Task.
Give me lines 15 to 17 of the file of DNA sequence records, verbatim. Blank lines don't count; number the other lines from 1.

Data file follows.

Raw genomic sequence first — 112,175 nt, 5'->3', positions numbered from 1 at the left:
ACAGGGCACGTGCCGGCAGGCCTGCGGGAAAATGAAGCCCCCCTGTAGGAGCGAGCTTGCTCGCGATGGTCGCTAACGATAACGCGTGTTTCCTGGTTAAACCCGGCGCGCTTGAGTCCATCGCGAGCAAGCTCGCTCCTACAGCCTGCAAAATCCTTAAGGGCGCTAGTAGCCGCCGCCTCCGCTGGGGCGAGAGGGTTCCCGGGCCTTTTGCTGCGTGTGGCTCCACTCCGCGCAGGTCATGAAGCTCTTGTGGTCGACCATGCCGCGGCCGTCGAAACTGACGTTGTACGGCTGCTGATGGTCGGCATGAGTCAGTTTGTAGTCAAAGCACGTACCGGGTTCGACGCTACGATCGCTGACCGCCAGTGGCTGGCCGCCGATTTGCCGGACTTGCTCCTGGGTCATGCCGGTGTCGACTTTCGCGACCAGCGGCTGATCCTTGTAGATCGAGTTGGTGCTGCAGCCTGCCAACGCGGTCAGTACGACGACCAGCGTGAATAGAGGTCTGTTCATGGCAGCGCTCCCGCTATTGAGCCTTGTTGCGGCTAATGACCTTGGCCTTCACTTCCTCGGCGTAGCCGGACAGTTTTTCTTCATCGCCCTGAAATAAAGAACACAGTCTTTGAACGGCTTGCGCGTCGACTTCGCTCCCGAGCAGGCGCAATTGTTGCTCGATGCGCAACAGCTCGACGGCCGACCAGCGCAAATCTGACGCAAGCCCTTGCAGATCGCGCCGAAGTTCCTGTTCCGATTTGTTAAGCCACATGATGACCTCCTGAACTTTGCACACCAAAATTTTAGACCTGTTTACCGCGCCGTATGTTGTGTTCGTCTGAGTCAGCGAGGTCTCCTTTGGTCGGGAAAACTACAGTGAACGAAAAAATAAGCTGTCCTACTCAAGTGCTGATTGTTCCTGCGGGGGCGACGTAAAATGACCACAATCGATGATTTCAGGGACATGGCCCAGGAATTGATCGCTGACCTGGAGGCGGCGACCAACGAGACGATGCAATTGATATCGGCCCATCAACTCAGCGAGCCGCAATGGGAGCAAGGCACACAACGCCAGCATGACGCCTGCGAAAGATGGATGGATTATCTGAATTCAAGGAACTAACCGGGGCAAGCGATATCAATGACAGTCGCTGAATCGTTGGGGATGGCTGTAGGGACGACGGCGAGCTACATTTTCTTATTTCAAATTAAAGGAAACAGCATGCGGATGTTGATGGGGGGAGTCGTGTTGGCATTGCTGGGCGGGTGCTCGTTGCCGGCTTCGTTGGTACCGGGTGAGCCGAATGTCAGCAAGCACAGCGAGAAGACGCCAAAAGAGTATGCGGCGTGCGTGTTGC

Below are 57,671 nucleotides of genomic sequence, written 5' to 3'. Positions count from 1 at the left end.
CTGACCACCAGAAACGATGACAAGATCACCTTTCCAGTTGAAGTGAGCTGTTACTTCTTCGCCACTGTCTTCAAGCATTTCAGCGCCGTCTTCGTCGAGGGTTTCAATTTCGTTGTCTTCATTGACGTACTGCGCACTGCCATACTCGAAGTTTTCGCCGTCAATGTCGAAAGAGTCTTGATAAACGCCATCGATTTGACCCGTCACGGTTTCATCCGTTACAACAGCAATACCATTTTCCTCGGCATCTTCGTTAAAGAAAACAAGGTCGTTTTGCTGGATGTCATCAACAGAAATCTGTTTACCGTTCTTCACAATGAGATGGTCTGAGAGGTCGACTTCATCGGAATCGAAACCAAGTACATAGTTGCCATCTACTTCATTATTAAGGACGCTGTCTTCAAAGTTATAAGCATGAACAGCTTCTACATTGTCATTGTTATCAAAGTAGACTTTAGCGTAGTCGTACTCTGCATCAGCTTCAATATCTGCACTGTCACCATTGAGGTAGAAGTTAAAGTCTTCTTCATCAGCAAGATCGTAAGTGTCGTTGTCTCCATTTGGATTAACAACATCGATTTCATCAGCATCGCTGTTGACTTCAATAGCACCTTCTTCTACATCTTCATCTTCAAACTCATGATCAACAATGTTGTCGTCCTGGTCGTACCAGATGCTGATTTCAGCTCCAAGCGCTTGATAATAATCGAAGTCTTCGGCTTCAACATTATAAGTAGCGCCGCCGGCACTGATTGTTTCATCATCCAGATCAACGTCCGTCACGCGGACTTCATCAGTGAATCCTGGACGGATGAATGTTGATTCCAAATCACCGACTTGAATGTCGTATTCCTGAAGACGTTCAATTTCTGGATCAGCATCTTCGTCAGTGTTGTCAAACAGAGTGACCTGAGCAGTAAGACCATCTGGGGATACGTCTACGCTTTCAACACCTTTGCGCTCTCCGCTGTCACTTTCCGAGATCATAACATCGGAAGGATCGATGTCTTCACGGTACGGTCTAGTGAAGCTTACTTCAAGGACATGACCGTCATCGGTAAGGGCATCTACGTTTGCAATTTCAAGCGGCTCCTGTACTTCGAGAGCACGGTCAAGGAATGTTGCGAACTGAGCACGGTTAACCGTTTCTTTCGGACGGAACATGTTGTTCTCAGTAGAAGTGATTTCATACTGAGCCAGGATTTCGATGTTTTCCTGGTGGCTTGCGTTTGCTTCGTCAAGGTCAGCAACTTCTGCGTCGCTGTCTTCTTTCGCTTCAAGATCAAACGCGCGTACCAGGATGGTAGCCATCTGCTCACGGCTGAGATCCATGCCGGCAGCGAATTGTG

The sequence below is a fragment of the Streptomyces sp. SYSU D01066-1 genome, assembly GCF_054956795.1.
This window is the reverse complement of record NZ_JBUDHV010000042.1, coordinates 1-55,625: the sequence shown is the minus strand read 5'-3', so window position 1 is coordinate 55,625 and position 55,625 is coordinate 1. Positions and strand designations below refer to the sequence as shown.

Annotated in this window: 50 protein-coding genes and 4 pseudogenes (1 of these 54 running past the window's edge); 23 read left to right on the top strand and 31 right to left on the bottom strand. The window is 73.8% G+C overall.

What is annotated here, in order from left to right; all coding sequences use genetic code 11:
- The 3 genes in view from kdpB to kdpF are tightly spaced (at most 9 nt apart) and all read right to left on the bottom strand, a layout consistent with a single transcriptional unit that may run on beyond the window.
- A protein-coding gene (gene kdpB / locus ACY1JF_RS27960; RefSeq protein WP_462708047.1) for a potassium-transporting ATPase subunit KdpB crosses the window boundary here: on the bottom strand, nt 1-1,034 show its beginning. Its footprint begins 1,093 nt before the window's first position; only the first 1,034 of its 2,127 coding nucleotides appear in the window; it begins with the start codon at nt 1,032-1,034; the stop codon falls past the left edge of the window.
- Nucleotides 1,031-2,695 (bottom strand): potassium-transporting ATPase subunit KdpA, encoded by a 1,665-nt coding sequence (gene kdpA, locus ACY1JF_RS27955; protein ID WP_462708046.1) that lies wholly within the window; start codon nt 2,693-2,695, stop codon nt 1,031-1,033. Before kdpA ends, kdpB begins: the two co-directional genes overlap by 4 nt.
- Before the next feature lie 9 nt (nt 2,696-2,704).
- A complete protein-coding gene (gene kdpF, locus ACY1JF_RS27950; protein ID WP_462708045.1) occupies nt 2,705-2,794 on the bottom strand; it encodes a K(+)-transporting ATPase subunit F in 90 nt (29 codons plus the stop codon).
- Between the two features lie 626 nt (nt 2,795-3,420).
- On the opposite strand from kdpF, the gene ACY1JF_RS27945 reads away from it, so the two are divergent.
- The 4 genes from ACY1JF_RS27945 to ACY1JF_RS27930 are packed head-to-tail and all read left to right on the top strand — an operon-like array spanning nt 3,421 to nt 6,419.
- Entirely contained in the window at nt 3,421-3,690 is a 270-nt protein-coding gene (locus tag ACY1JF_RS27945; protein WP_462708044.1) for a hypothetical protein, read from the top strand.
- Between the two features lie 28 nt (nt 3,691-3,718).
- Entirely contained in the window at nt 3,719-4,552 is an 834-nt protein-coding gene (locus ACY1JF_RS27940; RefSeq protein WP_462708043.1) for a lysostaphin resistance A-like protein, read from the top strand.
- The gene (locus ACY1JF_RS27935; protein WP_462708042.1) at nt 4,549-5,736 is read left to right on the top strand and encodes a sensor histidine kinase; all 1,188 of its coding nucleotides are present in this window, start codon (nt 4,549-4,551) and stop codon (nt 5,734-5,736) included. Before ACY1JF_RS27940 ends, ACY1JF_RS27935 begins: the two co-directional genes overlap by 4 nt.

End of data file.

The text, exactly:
- On the opposite strand from kdpF, the gene ACY1JF_RS27945 reads away from it, so the two are divergent.
- The 4 genes from ACY1JF_RS27945 to ACY1JF_RS27930 are packed head-to-tail and all read left to right on the top strand — an operon-like array spanning nt 3,421 to nt 6,419.
- Entirely contained in the window at nt 3,421-3,690 is a 270-nt protein-coding gene (locus tag ACY1JF_RS27945; protein WP_462708044.1) for a hypothetical protein, read from the top strand.